Our own pedagogy of poetry likewise rejects the idea of using poetry primarily as a tool for language development and improving literacy skills. Instead, in order to simultaneously foster pupils’ enjoyment of poetry and deepen awareness of a poem’s aesthetic qualities, as well as recommending a sensitive reading and re–reading of the poem in focus, we advocate the complementary use of other artistic media, such as music, art and drama. Thus, for example, rereading Yeats’s poem ‘The Stolen Child’ could yield a rich and integrated harvest of both innate enjoyment and aesthetic appreciation. However, these responses could be enhanced if, either before or after the reading of the poem, pupils were provided with the opportunity to listen to the playing of a carefully chosen piece of music – e.g. the Irish fairy lament ‘Port na bPúcai’, by the well–known composer, Sean O’ Riada could provide a perfect accompaniment. With the music complementing the poem’s words, it might be hoped that, despite the poem’s complex undertones, pupils could intuitively appreciate the mellifluous fluency of the lines, the beauty of the imagery of the natural world, the haunting lyricism of the refrain and the plangency, generally, of the poem’s carefully organised rhythm and rhyme. Further enjoyment and enhanced aesthetic impact might ensue if an opportunity was provided for follow–on art work and/or linked role–play, with the caveat that such activities should be seen as subsidiary to the main focus of enabling pupils to enjoy the sound of the poem.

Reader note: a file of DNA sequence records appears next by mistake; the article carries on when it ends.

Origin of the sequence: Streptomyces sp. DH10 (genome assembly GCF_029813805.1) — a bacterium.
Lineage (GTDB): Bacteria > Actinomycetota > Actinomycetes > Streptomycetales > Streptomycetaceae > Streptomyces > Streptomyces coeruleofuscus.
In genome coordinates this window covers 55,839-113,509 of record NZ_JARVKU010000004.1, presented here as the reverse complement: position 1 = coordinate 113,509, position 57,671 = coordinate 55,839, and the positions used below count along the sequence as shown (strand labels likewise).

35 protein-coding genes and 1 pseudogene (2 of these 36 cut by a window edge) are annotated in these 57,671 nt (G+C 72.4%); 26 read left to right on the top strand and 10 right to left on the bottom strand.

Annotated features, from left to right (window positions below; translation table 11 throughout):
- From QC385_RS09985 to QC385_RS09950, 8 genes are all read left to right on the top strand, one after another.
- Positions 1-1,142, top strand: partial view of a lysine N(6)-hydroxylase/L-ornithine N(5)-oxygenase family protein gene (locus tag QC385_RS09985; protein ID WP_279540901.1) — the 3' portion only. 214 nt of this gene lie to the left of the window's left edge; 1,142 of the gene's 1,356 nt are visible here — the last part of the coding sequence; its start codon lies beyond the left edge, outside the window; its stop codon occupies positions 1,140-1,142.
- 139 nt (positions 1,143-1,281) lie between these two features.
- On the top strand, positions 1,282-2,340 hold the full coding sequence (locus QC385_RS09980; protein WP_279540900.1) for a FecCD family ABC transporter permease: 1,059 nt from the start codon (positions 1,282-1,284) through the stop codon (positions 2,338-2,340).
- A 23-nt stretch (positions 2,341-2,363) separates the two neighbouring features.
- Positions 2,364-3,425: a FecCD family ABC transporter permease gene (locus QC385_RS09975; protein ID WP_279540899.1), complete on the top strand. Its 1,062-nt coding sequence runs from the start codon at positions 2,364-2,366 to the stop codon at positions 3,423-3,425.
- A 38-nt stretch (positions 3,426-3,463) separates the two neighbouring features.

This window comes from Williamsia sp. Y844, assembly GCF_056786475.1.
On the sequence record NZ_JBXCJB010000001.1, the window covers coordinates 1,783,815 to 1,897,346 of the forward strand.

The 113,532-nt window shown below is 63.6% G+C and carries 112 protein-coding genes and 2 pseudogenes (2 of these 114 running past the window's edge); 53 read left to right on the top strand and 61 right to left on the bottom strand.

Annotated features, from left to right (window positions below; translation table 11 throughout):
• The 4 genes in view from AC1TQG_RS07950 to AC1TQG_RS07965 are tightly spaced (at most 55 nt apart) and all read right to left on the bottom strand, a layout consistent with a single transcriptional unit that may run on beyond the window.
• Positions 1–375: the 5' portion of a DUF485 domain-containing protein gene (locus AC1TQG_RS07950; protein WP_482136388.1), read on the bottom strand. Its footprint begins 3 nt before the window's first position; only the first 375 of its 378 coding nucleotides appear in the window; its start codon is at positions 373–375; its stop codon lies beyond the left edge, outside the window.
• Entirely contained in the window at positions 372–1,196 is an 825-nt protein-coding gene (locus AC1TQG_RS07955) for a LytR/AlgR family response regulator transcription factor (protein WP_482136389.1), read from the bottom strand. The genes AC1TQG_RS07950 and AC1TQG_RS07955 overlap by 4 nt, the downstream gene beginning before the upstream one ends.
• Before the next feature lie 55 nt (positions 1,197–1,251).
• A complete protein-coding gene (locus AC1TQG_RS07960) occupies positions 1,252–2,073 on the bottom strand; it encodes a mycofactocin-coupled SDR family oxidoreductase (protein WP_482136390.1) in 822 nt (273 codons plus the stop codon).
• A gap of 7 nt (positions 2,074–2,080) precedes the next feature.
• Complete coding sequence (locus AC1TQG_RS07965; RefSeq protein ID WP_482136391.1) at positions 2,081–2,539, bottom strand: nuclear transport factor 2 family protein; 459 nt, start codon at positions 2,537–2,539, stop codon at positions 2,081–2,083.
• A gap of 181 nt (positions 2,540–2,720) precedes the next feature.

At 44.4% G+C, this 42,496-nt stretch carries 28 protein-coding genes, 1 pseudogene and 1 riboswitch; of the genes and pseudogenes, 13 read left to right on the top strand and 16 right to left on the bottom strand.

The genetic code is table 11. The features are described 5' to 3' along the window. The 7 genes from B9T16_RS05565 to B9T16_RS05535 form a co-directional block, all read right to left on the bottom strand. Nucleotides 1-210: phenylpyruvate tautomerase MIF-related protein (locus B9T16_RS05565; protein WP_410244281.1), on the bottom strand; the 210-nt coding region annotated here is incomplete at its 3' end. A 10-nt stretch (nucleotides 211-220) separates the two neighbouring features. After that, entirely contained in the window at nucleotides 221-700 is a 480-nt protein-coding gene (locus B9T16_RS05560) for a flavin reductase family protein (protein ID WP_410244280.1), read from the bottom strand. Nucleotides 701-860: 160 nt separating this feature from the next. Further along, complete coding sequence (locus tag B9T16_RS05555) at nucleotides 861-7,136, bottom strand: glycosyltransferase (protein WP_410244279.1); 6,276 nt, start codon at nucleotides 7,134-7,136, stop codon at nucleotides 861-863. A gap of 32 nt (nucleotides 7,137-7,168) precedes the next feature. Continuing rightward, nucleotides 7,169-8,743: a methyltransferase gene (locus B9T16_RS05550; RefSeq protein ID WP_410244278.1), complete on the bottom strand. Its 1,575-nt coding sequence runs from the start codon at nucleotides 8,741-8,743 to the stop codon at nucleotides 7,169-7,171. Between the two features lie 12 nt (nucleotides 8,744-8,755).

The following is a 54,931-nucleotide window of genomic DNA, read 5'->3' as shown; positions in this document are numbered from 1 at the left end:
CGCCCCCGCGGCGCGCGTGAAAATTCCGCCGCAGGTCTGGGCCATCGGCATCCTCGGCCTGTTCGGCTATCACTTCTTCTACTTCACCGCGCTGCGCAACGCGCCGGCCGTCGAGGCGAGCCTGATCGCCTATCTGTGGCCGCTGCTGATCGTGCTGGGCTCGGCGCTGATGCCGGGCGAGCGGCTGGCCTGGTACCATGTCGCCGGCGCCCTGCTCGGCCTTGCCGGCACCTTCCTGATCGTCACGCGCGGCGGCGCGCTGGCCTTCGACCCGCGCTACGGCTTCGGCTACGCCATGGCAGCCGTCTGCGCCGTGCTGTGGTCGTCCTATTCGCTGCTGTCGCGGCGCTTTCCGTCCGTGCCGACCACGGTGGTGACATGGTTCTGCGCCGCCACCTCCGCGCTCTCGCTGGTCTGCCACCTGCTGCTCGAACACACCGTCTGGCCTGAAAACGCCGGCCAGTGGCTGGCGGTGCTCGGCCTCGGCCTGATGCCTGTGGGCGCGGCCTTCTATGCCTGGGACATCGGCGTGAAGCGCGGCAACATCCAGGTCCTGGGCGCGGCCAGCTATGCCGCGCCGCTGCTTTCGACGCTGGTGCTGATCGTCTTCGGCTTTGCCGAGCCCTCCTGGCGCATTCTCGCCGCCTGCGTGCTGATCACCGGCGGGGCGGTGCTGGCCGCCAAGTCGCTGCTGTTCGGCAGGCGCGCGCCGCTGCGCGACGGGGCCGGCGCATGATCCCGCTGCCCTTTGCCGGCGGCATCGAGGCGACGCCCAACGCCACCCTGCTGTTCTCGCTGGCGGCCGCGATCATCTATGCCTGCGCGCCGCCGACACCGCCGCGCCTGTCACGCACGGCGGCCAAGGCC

Walter de La Mare’s (1969) ‘The Listeners’ is another good example of a poem which might generate enjoyment and unforced aesthetic impact in the Key Stage Two classroom. The strangeness and sense of mystery in the poem, furthermore, could be implicitly linked to the similar sense of otherworldliness to be found in ‘The Stolen Child’ or, indeed, in a number of other ‘Celtic Twilight’ poems by Yeats, including, for example, ‘The Lake Isle of Inishfree’ or ‘The Song of Wandering Aengus’ (Yeats 1966). In ‘The Listeners’, as with the Yeats poems, careful reading and re–reading could, perhaps at a subliminal level, alert the pupils gradually to the haunting plangency of the lines, the clever incorporation of alliteration and suggestive sibilance, and the effective management of sound effects in the poem generally. Again, too, the background playing of an appropriately eerie piece of music – e.g. ‘In the Hall of the Mountain King’ from Edvard Greig’s ‘Peer Gynt Suite’ or Camille Saint–Saëns’s ‘Danse Macabre’ – might provide a complementary score which would help deepen the poem’s overall aesthetic impact. Part of that impact, of course, is due not just to the poem’s plangent music and haunted atmosphere but also to the cleverly crafted visual imagery, such as the subtle effect of chiaroscuro in the line, ‘Stood thronging the faint moonbeams on the dark stair’ (Walter de La Mare 1969, 126). The poem’s vividly alliterative effects – e.g. ‘the forest’s ferny floor’ – also add to its overall aesthetic impact and could help promote ‘learning by heart’. Additionally, all of the poem’s linguistic strengths could perhaps eventually be teased out through an unforced discussion; that discussion could undoubtedly focus on the poem’s central mystery embedded in the juxtaposition of ‘traveller’ and ‘listeners’, as well as on the strangeness of the unfulfilled promise, or indeed the eerie sense of liminality in the poem as a whole.